Heavy reliance on a single industry hurts Hawaii’s economy


HONOLULU – Hawaii is facing its worst recession since becoming a state 50 years ago, dragged down by its reliance on a single industry.

As much as a third of Hawaii’s economy is driven by tourism, say state finance experts, and a recent state report showed that from January to June, spending from visitors who arrived by air dropped 15% to $4.97 billion from a year earlier.

Even sunbathers this year easily claimed spots on the normally overcrowded Waikiki Beach, a distressing sign for an economy more dependent on tourism than any other state in the U.S.

Hawaii’s jobless rate is below the national average but stands at the state’s 31-year-high of 7.4%. Economic forecasters say it will likely get worse by year’s end.

Two years ago, there seemed no end to Hawaii tourism, said Marcus Oshiro, finance chairman of the Hawaii House of Representatives. “And now we’re begging and offering free meals and free lessons trying to get them to come here.”

Tourism officials say several factors have kept sightseers away. Two major airlines and two cruise ships stopped operating in the Aloha State, reducing options for visitors. High fuel prices last summer deterred travel. Then recessions in Japan and the U.S., as well as California’s economic meltdown, slowed the flow of tourists.

Hawaii’s image also was slammed by news of the H1N1 virus. Japanese visitors in April were poised to lead a tourism rebound, as arrivals from the Asian country were up 8.8% in the month compared with a year ago. Then the new swine flu broke out and May arrivals dropped 15.5% from 2008. David Uchiyama, vice president of tourism marketing at the Hawaii Tourism Authority, said Japanese tourists, who account for a fifth of Hawaii’s visitors, “were just concerned about the how contagious it could be.”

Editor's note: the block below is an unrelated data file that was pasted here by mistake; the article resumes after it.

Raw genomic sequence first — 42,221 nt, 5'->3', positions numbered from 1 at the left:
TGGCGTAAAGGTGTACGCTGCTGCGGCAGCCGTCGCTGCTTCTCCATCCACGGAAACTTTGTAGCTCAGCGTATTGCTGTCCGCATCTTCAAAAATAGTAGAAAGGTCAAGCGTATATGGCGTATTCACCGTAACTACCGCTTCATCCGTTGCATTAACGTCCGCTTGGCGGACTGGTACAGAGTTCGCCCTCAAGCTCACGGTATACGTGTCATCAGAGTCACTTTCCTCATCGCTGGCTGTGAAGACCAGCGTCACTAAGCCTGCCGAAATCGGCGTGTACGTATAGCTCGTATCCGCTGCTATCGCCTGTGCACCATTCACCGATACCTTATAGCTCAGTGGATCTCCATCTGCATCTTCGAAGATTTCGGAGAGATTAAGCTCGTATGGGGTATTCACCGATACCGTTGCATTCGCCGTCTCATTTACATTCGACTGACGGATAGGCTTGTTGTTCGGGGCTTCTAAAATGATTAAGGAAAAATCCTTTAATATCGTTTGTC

Georgina Kawamura, the state’s budget and finance director, said, “We were victims, if you want to call it, of more global and national actions.”

The tourism slump has slammed the state government, which saw tax revenue plummet 10% compared with fiscal year 2008. That forced lawmakers to close a $2 billion shortfall in a two-year, $11 billion general fund in the spring by slashing spending and raising taxes.

When the economy worsened, and an additional $800 million budget gap arose, Gov. Lingle proposed laying off and furloughing thousands of state workers. She is still sparring with unions over the cuts.

For tourists, the state’s doldrums are a boon. Daisy Duong, a San Jose, Calif., resident who visits Hawaii with her husband and three daughters every year, said the family paid $550 per plane ticket this year, compared with $1,000 a year earlier. She said the savings let her spend more on her children. When her 10-year-old daughter recently celebrated her birthday in Hawaii, the family got “to go around and do whatever she wants,” Ms. Duong said.

There are some positive signs. Tourist arrivals in July and August increased compared with June as hotels slashed rates. Though tourism revenue is forecast to be down because visitors are spending less, Mr. Uchiyama said he expects arrivals for the rest of the year to be flat compared with 2008.

That heartens small-business owners such as Michael Howard. The 43-year-old in April opened the Island Tacos restaurant in Waimea on the island of Kauai, but business has been disappointing. “Flat is better than taking another downturn,” he said, adding that he will reduce employee hours this fall if business doesn’t pick up.